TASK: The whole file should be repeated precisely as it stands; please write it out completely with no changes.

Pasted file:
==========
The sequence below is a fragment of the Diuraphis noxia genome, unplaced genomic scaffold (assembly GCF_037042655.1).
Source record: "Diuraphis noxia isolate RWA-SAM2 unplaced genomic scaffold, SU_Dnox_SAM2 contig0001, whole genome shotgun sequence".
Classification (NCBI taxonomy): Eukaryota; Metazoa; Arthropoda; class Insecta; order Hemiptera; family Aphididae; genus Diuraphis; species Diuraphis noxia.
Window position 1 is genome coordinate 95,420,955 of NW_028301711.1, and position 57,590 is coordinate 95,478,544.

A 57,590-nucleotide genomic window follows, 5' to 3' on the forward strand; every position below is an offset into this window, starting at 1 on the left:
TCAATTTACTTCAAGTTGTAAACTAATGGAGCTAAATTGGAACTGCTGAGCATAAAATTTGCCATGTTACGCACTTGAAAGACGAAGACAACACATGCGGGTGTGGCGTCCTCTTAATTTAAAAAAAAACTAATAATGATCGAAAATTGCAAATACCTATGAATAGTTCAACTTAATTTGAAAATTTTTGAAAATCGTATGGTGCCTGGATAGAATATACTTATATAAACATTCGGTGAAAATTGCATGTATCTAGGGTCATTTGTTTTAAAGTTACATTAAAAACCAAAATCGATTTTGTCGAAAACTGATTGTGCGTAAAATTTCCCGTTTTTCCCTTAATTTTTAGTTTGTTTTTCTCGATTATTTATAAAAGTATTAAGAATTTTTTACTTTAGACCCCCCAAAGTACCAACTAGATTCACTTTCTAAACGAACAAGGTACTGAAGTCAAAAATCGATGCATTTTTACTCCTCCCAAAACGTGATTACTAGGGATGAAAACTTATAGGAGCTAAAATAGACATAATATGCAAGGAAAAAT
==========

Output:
The sequence below is a fragment of the Diuraphis noxia genome, unplaced genomic scaffold (assembly GCF_037042655.1).
Source record: "Diuraphis noxia isolate RWA-SAM2 unplaced genomic scaffold, SU_Dnox_SAM2 contig0001, whole genome shotgun sequence".
Classification (NCBI taxonomy): Eukaryota; Metazoa; Arthropoda; class Insecta; order Hemiptera; family Aphididae; genus Diuraphis; species Diuraphis noxia.
Window position 1 is genome coordinate 95,420,955 of NW_028301711.1, and position 57,590 is coordinate 95,478,544.

A 57,590-nucleotide genomic window follows, 5' to 3' on the forward strand; every position below is an offset into this window, starting at 1 on the left:
TCAATTTACTTCAAGTTGTAAACTAATGGAGCTAAATTGGAACTGCTGAGCATAAAATTTGCCATGTTACGCACTTGAAAGACGAAGACAACACATGCGGGTGTGGCGTCCTCTTAATTTAAAAAAAAACTAATAATGATCGAAAATTGCAAATACCTATGAATAGTTCAACTTAATTTGAAAATTTTTGAAAATCGTATGGTGCCTGGATAGAATATACTTATATAAACATTCGGTGAAAATTGCATGTATCTAGGGTCATTTGTTTTAAAGTTACATTAAAAACCAAAATCGATTTTGTCGAAAACTGATTGTGCGTAAAATTTCCCGTTTTTCCCTTAATTTTTAGTTTGTTTTTCTCGATTATTTATAAAAGTATTAAGAATTTTTTACTTTAGACCCCCCAAAGTACCAACTAGATTCACTTTCTAAACGAACAAGGTACTGAAGTCAAAAATCGATGCATTTTTACTCCTCCCAAAACGTGATTACTAGGGATGAAAACTTATAGGAGCTAAAATAGACATAATATGCAAGGAAAAAT